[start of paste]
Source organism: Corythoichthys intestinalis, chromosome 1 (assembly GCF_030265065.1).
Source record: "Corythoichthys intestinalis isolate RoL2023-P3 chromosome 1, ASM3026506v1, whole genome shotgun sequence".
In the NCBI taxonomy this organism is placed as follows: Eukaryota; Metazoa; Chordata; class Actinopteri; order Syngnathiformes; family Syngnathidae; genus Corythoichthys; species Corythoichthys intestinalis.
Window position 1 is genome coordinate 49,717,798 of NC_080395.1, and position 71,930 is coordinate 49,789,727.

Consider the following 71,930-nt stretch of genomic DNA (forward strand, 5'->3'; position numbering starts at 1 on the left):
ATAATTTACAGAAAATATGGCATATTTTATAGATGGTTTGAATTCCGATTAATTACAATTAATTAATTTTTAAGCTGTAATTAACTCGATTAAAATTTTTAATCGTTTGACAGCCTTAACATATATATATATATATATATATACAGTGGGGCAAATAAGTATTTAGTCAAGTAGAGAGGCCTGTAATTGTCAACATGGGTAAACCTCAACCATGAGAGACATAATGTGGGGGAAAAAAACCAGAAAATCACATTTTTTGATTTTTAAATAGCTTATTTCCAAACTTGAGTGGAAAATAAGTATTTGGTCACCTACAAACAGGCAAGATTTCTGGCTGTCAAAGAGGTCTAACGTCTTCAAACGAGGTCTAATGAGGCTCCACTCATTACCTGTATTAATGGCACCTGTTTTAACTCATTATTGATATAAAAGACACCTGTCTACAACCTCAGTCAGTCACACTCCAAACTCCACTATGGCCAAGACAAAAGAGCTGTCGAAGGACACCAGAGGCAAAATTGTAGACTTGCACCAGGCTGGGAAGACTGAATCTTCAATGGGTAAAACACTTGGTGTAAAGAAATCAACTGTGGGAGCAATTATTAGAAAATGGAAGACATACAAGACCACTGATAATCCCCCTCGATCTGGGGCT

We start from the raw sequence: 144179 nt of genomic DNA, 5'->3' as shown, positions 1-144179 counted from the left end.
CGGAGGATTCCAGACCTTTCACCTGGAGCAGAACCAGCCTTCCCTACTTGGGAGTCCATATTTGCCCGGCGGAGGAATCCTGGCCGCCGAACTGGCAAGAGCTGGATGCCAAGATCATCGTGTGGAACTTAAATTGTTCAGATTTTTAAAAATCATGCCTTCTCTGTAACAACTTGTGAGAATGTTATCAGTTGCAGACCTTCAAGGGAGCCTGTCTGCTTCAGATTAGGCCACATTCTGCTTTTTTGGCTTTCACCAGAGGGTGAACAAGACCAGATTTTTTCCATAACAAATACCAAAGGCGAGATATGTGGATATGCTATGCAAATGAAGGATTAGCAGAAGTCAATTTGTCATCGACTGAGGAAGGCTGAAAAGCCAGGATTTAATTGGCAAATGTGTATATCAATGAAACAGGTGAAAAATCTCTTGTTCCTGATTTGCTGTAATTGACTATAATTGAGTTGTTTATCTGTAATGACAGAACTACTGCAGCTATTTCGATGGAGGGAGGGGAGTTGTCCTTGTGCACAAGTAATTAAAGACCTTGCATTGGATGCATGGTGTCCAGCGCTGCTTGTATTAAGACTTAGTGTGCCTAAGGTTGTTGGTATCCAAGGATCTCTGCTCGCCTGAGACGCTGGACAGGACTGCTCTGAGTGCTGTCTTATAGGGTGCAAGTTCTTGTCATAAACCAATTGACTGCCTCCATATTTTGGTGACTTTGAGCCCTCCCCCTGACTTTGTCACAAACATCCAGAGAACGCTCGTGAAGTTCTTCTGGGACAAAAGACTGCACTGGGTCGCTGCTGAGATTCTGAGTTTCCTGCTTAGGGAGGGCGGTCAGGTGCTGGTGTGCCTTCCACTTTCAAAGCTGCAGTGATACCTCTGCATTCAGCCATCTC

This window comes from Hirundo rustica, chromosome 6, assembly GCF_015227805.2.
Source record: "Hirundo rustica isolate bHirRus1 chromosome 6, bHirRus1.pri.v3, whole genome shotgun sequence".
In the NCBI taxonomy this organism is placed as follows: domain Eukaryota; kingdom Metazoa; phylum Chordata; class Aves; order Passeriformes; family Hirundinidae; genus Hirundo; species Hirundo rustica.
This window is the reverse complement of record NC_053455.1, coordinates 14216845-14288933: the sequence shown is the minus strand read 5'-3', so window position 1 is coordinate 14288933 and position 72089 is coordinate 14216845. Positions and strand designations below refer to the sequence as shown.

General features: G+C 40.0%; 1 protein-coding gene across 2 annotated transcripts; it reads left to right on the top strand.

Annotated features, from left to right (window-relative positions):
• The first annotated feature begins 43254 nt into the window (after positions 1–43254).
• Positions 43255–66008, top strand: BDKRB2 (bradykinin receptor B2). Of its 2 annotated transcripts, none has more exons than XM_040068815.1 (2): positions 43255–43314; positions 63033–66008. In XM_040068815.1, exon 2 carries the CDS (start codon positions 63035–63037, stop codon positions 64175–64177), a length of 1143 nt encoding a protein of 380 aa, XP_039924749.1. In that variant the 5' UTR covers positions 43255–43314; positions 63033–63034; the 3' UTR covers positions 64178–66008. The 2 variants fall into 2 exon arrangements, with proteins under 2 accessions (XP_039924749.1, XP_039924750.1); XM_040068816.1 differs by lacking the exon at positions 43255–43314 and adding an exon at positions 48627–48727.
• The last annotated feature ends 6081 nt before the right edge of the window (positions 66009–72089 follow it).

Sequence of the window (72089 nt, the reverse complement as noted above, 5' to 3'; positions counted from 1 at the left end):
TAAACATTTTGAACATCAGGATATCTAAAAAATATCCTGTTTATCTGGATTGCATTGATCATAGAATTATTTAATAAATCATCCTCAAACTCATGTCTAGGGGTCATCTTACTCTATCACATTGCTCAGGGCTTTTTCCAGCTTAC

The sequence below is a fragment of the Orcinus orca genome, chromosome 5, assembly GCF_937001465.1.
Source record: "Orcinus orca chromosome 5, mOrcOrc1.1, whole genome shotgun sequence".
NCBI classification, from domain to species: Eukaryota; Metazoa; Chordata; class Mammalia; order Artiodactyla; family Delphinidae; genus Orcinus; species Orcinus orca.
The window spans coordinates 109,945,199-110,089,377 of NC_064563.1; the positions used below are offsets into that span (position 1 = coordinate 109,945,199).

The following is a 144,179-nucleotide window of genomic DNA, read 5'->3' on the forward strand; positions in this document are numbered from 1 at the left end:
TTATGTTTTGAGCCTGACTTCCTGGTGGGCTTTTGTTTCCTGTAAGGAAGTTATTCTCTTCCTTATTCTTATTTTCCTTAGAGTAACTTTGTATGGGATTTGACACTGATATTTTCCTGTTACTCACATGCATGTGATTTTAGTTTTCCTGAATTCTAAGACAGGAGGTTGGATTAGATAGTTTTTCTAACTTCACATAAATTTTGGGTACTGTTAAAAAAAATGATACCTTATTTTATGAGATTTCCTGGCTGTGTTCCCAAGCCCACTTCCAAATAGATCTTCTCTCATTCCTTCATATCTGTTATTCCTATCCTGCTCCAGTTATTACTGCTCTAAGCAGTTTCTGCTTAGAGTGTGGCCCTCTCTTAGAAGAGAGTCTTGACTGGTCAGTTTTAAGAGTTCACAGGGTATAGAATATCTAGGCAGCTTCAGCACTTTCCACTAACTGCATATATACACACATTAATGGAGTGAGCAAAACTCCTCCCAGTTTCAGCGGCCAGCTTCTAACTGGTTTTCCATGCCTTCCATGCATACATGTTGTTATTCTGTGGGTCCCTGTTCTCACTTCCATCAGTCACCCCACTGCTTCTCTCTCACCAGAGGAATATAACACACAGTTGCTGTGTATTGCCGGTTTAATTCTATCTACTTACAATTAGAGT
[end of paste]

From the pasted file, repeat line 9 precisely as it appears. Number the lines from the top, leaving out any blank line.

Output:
This window comes from Hirundo rustica, chromosome 6, assembly GCF_015227805.2.